OLYMPICS / Barcelona 1992: McColgan beaten to a retreat: Mike Rowbottom on a disappointing week on the track for Scotland but an encouraging one for the future of British athletics as a whole

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The Independent Online
LIZ McCOLGAN said all along that Elana Meyer was not the only other runner to worry about in the Olympic 10,000 metres final. She was right about that; but she would hardly have expected to find herself behind a Chinese athlete as well as Meyer, Lynn Jennings and the winner, Derartu Tulu of Ethiopia, by Friday evening's end.

McColgan, who left the Olympic village yesterday, made no excuses. 'It was just a bad race. There was no reason for it.'

Certainly there was no one reason for it, but there were a number of factors involved. Firstly the heat and humidity. McColgan has run before in the kind of conditions which prevailed during the final - her world title race in Tokyo last year presented a similar challenge - but she may have been unwise not to take the wet sponges which were offered to runners during the race. Meyer, who had emptied a bottle of water over her head before the start, made full use of them.

The second factor was McColgan's own inability to increase her speed from the steady pace of around 75 seconds per lap after she had taken the lead dutifully from the start. There was no sudden spurt, not even a steady quickening. McColgan became simply an engine, transporting passengers who were planning alternative travel arrangements. Where once she had taken Olga Bondarenko for a ride before the then Soviet athlete took over to earn the gold medal at the last Olympics, now she had a crowd. The strain brought to her face an almost oriental aspect as she pressed grimly on, head down, elbows flailing from side to side.

Last week, soon after McColgan arrived in Barcelona, she announced she was stronger than she had been in Tokyo and sharp enough to run below the fastest 3,000m time of the year, 8min 36.63sec, set by Yvonne Murray in beating her in Edinburgh two months ago.

That appeared to be encouraging news for the people who had argued this season that she had over-trained and over-raced, suffering an uncomfortable number of defeats at distances below the one she ran here.

She maintained that all was according to plan - 'the races were just part and parcel of training so I was going into them with tired legs. You can stay at home and train and train and go to the games unbeaten. But I think you have got to go out and race.'

When it came to the ultimate race in Barcelona, however, the legs were still tired. What McColgan could not control was the strength of the performance from Meyer, running in her first major championship since South Africa's return to the international sporting fold, and Tulu.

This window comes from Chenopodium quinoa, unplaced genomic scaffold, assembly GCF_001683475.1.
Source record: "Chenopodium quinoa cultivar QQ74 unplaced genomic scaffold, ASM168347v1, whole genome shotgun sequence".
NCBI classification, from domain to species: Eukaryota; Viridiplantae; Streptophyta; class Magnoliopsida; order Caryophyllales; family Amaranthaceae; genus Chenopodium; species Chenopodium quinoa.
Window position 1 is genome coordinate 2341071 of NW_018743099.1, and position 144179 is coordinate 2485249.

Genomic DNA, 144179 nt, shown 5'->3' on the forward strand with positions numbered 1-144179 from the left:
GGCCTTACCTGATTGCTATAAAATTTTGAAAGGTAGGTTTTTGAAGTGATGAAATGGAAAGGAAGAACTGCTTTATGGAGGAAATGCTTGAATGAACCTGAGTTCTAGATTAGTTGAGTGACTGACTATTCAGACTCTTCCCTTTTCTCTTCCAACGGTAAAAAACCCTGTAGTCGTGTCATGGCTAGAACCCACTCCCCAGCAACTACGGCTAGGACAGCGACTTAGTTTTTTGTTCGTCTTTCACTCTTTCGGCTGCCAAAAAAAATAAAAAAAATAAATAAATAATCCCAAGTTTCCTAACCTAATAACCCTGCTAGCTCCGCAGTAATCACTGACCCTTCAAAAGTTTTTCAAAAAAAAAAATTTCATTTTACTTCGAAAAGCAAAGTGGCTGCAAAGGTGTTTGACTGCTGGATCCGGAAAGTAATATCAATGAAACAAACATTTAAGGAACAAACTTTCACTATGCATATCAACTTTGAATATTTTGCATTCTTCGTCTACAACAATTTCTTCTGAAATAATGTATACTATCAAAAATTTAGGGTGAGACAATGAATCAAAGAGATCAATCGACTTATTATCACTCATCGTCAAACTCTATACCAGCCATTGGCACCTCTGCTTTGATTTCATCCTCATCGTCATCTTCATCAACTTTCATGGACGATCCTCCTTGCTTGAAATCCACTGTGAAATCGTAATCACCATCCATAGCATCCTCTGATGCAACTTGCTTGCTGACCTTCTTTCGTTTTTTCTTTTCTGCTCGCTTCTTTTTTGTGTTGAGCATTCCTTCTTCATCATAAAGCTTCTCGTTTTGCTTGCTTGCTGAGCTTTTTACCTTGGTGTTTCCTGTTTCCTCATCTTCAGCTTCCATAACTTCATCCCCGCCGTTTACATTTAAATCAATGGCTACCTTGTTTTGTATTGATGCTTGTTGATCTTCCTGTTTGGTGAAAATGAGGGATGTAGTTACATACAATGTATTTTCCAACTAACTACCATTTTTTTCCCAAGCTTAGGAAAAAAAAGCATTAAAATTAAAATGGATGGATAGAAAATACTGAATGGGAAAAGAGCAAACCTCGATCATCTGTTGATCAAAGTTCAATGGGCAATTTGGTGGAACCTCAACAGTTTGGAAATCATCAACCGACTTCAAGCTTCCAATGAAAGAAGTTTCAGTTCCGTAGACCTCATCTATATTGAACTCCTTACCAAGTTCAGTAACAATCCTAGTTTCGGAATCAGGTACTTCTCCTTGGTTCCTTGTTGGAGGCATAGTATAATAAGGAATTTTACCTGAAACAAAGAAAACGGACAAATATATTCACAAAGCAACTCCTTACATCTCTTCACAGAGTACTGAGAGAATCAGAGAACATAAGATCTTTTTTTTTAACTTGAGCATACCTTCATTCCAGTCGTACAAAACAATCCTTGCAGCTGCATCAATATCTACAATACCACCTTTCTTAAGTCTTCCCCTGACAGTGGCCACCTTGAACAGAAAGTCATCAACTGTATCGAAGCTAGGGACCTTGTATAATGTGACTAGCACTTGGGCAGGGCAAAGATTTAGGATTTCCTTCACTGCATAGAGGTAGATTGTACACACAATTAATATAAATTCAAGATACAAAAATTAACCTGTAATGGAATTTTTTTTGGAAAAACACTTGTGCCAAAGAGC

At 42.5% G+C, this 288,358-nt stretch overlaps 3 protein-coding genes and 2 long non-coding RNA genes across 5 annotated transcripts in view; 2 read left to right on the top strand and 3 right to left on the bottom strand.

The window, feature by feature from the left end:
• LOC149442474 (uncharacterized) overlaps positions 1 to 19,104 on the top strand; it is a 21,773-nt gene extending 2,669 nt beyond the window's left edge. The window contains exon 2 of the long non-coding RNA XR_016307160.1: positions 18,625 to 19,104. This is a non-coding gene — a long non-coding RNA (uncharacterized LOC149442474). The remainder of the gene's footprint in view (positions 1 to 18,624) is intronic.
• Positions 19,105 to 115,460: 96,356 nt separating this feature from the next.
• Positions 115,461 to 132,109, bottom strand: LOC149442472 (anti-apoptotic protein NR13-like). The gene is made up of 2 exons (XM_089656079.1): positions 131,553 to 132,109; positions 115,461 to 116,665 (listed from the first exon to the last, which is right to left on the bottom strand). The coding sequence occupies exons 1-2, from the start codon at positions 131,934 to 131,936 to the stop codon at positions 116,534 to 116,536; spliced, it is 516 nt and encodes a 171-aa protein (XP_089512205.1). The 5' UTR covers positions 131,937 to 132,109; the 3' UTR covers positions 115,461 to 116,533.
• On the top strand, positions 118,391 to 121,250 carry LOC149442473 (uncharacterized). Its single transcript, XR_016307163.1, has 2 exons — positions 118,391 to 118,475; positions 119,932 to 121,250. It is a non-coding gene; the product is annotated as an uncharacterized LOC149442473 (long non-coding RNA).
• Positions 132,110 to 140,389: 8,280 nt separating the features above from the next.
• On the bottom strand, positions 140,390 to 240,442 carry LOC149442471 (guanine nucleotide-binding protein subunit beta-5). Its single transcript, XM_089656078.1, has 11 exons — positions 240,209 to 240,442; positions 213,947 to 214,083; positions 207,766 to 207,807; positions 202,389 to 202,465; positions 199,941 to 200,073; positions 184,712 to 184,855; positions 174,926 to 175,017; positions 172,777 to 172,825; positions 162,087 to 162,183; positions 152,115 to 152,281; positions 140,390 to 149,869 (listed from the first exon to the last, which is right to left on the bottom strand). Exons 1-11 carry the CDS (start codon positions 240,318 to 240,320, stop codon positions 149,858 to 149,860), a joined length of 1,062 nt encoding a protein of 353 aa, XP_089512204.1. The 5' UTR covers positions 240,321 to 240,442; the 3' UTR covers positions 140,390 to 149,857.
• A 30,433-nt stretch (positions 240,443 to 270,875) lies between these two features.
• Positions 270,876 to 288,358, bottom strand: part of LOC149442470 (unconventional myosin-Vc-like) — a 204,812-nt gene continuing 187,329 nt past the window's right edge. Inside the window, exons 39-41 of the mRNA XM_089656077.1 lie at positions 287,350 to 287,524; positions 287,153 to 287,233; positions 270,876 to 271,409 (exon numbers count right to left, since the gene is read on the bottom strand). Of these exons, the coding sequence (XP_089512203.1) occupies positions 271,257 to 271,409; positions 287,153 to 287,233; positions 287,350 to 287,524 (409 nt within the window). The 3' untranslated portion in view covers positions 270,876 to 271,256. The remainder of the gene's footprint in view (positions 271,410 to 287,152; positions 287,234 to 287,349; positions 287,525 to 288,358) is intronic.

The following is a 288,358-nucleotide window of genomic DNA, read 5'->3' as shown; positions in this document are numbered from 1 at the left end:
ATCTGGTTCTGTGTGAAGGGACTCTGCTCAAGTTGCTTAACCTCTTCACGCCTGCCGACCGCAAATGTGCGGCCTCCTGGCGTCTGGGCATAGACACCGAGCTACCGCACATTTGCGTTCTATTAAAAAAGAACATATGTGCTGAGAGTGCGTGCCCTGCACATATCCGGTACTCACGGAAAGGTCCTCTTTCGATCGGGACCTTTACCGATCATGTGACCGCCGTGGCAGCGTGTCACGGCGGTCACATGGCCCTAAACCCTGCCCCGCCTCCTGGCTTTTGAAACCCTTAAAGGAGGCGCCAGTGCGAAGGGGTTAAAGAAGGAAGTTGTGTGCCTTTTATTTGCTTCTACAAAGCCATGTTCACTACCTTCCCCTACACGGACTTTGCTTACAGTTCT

Meyer - who seems to have lost her strange habit of nodding every five or six steps - simply tracked her Scottish opponent until she was ready to make her break, which she did nine and a half laps from home. With a finishing kick only slightly stronger than McColgan's, she knew she could not afford to leave things too late. When the lone, small figure of Tulu came out of the pack to settle at her shoulder, she could not find the strength to shake her off.

There was some irony in the fact that a runner who was considered to be McColgan's main rival should find herself being shadowed by the girl who had tried to stay with McColgan in Tokyo. On this occasion, Tulu, a 21-year-old who lives 175 miles from Addis Ababa, was not to be denied. She won on her own terms, twice refusing Meyer's invitation to share the running and, just before the bell, producing the change of pace for which her Scottish and South African rivals would sell their souls.

The world champion's defeat completed a miserable Games for the Scots, who had seen Murray and Tom McKean run ragged on the previous Sunday. For British athletics as a whole, however, the Games have offered much in the way of comfort. The spread of medals might not have been so great as it was four years ago, but, unlike at Seoul, there have been golden rewards. It was a neat quirk that the two winners, Linford Christie and Sally Gunnell, should also be the team captains.

Athletes drawing towards the end of their career, such as Kriss Akabusi, who added a bronze 400m hurdles medal to the one he won in Tokyo, have prospered. But the most encouraging factor for Britain has been the emergence of a new wave of Olympians.

Steve Smith, who missed the height which eventually won the high jump by a scrape of his heels, is just 19. So is Dave Grindley, who has broken the British 400m record. Curtis Robb, who ran his own undaunted race in the 800m final, is 20. Four years hence, Atlanta could be an even more comfortable place for the Brits.

(Photograph omitted)